Laura Santoski

Laura is a former Blueprint LSAT Prep student who we could never quite get rid of. After scoring a 178 on the October 2011 LSAT, she taught and tutored Blueprint's students in Boston for three years (while developing a healthy appreciation for Dunks and lobster rolls). She now writes financial reports by day and LSAT blog posts by night.

Laura's favorite section of the LSAT is Logical Reasoning because each question is like a mini-puzzle (if you're taking a very charitable view). When writing for the blog, though, she particularly enjoys demystifying the Reading Comprehension section -- contrary to popular belief, it is learnable and there is a strategic way to approach it! Laura's favorite part of teaching and tutoring has been meeting a broad range of really cool people. (Plus she got some funny-embarrassing stories out of teaching all those classes, so that's a perk too.)

When she's not reading MSS, Laura browses a strange assortment of blogs, including Ask a Manager and Captain Awkward (whose matter-of-fact and direct style she hopes to attain). She also has the New York Times as her browser's homepage, and sometimes even reads the articles she sees on it.

Author Archive:

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Minimizing Nerves and Building Confidence for Test Day

One of the challenges of taking the LSAT is that, of course, test day feels like a high-stakes situation — you’ve been preparing for months, and you feel like you only have one shot to get it right. You probably can’t totally avoid test day nerves unless you’re some kind of LSAT-taking robot, but there are some ways to minimize them; furthermore, there are ways to encourage confidence, which is the LSAT secret sauce. Here’s the skinny on each.

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How to warm up before an LSAT

You’ve probably thought a lot about what to do during an LSAT, but have you thought about what to do before the test? It’s easy to let those little details fall by the wayside in favor of more pressing matters, but your test morning routine can absolutely help set you up for success. Here, we’ll take you through a quick outline of what your morning should probably look like.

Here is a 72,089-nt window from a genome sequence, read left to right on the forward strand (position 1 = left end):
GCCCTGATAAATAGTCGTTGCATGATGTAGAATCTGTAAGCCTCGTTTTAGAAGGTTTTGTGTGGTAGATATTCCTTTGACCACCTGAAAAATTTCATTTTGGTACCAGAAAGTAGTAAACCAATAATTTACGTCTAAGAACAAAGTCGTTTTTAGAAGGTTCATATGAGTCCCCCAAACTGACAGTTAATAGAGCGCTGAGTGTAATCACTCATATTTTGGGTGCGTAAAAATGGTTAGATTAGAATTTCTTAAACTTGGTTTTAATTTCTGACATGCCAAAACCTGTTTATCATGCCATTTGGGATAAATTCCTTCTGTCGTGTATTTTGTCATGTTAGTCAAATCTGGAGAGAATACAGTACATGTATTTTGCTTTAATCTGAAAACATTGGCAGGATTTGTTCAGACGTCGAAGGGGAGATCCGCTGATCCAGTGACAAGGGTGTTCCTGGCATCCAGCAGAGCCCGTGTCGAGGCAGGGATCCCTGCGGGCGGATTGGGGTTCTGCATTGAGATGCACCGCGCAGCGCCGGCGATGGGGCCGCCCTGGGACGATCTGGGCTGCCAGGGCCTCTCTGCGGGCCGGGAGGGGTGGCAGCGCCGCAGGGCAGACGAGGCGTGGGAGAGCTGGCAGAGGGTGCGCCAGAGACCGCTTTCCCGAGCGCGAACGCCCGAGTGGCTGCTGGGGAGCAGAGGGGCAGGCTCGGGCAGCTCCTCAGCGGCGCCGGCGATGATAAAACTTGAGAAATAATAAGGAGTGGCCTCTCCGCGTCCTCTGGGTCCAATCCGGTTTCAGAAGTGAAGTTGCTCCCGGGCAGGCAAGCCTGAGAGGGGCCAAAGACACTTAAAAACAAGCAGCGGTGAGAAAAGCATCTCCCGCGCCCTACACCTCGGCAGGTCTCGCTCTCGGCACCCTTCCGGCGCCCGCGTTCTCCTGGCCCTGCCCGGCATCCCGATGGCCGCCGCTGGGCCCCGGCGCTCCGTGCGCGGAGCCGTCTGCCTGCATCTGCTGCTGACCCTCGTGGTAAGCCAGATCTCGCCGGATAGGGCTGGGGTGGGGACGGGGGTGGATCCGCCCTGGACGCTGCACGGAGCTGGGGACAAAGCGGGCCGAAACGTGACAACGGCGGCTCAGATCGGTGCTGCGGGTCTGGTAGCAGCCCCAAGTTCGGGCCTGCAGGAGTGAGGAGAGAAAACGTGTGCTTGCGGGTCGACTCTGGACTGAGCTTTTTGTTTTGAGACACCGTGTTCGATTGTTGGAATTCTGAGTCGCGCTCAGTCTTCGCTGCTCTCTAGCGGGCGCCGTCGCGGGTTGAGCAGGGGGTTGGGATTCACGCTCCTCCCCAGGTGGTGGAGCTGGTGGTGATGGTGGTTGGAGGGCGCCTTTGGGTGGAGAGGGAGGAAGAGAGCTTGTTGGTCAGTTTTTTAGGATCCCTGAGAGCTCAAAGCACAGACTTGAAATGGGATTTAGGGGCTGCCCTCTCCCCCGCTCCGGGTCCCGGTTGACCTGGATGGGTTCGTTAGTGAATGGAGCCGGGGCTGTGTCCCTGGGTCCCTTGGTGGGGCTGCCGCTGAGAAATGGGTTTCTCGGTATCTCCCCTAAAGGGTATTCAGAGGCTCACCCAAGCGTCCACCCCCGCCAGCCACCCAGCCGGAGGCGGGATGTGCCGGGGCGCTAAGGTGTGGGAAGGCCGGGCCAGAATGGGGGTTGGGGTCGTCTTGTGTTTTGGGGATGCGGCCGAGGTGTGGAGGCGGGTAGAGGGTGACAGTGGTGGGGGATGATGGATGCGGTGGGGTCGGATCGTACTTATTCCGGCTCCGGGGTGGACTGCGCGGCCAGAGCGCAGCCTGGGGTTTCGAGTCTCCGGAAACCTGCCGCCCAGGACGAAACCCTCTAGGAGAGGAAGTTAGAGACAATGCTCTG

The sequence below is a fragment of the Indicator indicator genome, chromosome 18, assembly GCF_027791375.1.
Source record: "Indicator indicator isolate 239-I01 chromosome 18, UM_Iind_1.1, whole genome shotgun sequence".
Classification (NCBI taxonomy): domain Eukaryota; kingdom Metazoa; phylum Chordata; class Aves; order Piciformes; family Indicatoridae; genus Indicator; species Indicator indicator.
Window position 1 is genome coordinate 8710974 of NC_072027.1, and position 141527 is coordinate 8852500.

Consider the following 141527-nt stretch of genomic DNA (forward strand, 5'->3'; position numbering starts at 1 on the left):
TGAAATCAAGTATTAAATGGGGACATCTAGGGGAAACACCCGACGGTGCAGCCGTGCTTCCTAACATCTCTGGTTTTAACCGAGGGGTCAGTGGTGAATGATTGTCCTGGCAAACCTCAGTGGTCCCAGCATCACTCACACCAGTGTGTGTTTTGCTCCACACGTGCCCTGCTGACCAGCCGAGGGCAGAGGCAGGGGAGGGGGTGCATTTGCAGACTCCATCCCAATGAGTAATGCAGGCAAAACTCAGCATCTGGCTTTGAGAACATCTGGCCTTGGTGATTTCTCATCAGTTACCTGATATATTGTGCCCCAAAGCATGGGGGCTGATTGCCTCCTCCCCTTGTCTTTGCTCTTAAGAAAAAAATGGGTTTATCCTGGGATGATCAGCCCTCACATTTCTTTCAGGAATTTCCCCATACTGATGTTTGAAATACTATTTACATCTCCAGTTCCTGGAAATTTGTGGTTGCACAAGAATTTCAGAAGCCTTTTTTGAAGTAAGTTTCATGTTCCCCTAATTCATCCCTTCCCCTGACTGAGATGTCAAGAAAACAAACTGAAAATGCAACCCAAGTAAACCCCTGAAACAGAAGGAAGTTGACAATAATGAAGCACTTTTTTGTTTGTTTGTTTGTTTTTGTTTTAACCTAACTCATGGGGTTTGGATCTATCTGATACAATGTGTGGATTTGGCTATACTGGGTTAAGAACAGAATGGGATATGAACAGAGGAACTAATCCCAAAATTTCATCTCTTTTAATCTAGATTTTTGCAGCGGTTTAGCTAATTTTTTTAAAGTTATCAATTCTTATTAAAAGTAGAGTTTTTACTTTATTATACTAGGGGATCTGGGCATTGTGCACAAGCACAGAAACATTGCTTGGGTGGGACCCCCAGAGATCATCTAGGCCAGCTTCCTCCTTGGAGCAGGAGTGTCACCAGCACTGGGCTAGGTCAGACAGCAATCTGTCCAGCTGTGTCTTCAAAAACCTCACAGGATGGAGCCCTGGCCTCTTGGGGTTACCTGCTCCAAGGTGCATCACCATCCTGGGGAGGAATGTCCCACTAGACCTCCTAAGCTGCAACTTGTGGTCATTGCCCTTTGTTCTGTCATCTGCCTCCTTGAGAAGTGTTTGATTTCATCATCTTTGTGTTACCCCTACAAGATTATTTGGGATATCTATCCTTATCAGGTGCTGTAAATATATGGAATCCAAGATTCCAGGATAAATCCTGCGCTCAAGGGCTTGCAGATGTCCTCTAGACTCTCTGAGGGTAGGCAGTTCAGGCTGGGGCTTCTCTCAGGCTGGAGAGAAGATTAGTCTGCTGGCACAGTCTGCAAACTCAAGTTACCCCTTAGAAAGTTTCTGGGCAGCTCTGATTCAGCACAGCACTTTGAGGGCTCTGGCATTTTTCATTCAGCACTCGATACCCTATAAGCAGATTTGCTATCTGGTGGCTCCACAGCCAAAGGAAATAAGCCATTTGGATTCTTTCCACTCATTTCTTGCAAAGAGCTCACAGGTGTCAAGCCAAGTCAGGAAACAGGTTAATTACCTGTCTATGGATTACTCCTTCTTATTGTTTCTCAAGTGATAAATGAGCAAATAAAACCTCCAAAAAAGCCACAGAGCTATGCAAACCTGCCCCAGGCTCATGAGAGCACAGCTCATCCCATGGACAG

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RSVP for the Two Webinars on Wednesday, August 30!

After all the excitement of this last week, you may be wondering whether next week could possibly top this one. Wonder no more, because we are putting on two webinars next Wednesday to walk you through the finer points of the LSAT and law school admissions. And if that weren’t exciting enough, you’ll get a discount on our ace LSAT prep materials just for hanging out with us–we’re offering $300 off our live course and $75 off the first month of an online course subscription.

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Practice Exam 2: A “Choose your own adventure” story

You’ve been hard at work studying for the LSAT over the last couple months, and the moment of truth has arrived–it’s time to take your second practice test. You set aside some time on the weekend for a grueling five sections, consoled only by the thought of the shining “180” that is sure to light up the screen when you score the test. The moment of truth has arrived, and you check your answers, only to see–what’s this?? Can this be true? Your second practice test score is not, in fact, dozens of points higher, but within a point or two of your first test (or maybe even slightly lower)!!!

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Don’t Forget … Today’s the Regular Registration Deadline for the September LSAT

It’s August, illustrating once again that time continues its inexorable march. Soon the leaves will wither and die on the branch, carpeting the earth until they are hidden by a soft layer of snow. Every day, we grow older, inching incrementally closer to the grave.

Oh yeah, it also means that today is the regular registration deadline for the September LSAT.

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Stuck on Reading Comp? Focus on the author’s attitude

Reading Comprehension is the bane of many an LSAT student’s existence, but contrary to what you might believe, it is possible to improve your score on that most vilified of sections. In general, in order to improve your score you should focus on tackling the passages more strategically – you’re unlikely to suddenly start reading much faster, so instead you need to be more efficient when it comes to both the passage and the questions.

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Tips for those unlucky souls on the waitlist for an LSAT testing center

Let’s suppose you signed up for the LSAT, but there weren’t any open testing centers, so you were placed on the waitlist. Or let’s suppose that you’re one of those unlucky souls who was removed from the waitlist but placed in a suboptimal testing location on the outer reaches of the 100-mile radius.

Bad news? Yes, but your test center isn’t set in stone – you still have until August 22nd to change it (for the low low price of $100, because LSAC misses no opportunity to part you from your money). If you’d like to change your testing center, here are some tips.